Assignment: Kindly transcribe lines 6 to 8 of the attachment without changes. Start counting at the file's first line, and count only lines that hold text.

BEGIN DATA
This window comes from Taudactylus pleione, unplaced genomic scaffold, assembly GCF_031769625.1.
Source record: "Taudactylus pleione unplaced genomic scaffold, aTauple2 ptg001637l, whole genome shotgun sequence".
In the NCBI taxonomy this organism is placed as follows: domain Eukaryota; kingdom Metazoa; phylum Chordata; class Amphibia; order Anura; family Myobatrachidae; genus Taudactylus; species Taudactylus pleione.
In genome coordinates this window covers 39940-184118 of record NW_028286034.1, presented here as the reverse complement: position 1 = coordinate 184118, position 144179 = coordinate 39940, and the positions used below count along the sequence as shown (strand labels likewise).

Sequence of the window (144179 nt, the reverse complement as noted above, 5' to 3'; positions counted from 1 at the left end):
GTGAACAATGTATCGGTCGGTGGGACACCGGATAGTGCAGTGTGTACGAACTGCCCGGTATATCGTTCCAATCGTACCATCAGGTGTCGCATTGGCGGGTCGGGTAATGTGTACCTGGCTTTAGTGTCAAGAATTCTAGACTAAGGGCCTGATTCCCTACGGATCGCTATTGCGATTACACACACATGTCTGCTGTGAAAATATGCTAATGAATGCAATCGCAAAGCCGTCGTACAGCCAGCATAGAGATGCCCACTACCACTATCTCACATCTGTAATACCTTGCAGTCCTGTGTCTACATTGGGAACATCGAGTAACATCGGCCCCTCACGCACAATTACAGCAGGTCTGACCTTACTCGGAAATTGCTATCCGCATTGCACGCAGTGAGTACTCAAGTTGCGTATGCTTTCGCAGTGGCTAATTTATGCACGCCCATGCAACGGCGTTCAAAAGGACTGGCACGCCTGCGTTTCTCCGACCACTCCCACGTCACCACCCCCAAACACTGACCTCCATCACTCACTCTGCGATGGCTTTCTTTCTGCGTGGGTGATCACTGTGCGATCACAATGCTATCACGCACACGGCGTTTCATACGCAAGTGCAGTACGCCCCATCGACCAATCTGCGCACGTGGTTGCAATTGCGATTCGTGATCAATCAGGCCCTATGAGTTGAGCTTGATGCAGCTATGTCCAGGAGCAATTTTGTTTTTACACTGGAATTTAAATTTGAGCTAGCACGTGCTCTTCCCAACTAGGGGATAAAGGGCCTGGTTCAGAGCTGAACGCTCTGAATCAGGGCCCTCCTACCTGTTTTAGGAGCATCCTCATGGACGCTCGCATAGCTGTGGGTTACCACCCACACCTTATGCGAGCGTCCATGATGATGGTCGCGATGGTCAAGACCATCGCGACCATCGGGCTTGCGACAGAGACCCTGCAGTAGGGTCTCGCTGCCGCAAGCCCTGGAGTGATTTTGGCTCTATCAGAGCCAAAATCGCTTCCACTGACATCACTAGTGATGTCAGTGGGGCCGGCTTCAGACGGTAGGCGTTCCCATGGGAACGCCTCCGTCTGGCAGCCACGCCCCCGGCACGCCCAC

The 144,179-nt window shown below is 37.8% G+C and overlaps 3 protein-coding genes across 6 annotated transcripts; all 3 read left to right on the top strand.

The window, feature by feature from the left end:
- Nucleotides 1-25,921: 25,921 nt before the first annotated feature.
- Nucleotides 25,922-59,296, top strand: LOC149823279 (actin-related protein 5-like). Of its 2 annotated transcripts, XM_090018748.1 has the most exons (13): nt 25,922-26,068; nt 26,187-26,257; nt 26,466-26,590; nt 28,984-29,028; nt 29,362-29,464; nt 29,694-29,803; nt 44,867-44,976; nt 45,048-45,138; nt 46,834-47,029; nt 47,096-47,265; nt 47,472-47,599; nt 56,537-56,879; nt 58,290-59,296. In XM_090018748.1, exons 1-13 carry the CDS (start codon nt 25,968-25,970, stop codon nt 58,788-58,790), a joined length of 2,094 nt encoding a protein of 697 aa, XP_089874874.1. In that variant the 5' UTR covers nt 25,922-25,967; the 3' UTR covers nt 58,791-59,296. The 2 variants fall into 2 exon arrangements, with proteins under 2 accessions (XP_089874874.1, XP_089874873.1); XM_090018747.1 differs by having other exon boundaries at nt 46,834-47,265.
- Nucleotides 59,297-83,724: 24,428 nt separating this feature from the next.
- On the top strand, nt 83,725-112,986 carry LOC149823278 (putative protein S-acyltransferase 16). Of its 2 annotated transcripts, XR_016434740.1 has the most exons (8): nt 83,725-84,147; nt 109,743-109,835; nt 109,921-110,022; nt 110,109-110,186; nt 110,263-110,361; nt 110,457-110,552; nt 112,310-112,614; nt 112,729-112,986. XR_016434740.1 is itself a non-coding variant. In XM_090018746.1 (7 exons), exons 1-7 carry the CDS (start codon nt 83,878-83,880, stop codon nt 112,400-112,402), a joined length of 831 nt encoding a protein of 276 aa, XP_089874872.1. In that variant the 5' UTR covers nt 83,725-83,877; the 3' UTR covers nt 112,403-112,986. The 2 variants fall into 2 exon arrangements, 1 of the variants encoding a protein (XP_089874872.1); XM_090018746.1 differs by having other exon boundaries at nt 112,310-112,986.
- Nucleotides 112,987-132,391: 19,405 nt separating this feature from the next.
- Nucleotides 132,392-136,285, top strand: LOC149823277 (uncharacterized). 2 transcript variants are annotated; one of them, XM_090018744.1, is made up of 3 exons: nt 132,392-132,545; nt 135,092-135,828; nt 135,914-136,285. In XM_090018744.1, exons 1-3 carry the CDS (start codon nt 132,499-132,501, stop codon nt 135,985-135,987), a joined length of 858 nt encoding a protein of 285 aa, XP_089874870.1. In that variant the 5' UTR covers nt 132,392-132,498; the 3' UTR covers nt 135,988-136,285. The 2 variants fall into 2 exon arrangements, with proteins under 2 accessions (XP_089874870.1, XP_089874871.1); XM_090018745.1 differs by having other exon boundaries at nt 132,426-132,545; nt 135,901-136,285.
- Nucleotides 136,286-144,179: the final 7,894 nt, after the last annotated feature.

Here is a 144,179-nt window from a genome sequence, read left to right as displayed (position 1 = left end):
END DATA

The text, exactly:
GTGAACAATGTATCGGTCGGTGGGACACCGGATAGTGCAGTGTGTACGAACTGCCCGGTATATCGTTCCAATCGTACCATCAGGTGTCGCATTGGCGGGTCGGGTAATGTGTACCTGGCTTTAGTGTCAAGAATTCTAGACTAAGGGCCTGATTCCCTACGGATCGCTATTGCGATTACACACACATGTCTGCTGTGAAAATATGCTAATGAATGCAATCGCAAAGCCGTCGTACAGCCAGCATAGAGATGCCCACTACCACTATCTCACATCTGTAATACCTTGCAGTCCTGTGTCTACATTGGGAACATCGAGTAACATCGGCCCCTCACGCACAATTACAGCAGGTCTGACCTTACTCGGAAATTGCTATCCGCATTGCACGCAGTGAGTACTCAAGTTGCGTATGCTTTCGCAGTGGCTAATTTATGCACGCCCATGCAACGGCGTTCAAAAGGACTGGCACGCCTGCGTTTCTCCGACCACTCCCACGTCACCACCCCCAAACACTGACCTCCATCACTCACTCTGCGATGGCTTTCTTTCTGCGTGGGTGATCACTGTGCGATCACAATGCTATCACGCACACGGCGTTTCATACGCAAGTGCAGTACGCCCCATCGACCAATCTGCGCACGTGGTTGCAATTGCGATTCGTGATCAATCAGGCCCTATGAGTTGAGCTTGATGCAGCTATGTCCAGGAGCAATTTTGTTTTTACACTGGAATTTAAATTTGAGCTAGCACGTGCTCTTCCCAACTAGGGGATAAAGGGCCTGGTTCAGAGCTGAACGCTCTGAATCAGGGCCCTCCTACCTGTTTTAGGAGCATCCTCATGGACGCTCGCATAGCTGTGGGTTACCACCCACACCTTATGCGAGCGTCCATGATGATGGTCGCGATGGTCAAGACCATCGCGACCATCGGGCTTGCGACAGAGACCCTGCAGTAGGGTCTCGCTGCCGCAAGCCCTGGAGTGATTTTGGCTCTATCAGAGCCAAAATCGCTTCCACTGACATCACTAGTGATGTCAGTGGGGCCGGCTTCAGACGGTAGGCGTTCCCATGGGAACGCCTCCGTCTGGCAGCCACGCCCCCGGCACGCCCAC

The 144,179-nt window shown below is 37.8% G+C and overlaps 3 protein-coding genes across 6 annotated transcripts; all 3 read left to right on the top strand.

The window, feature by feature from the left end: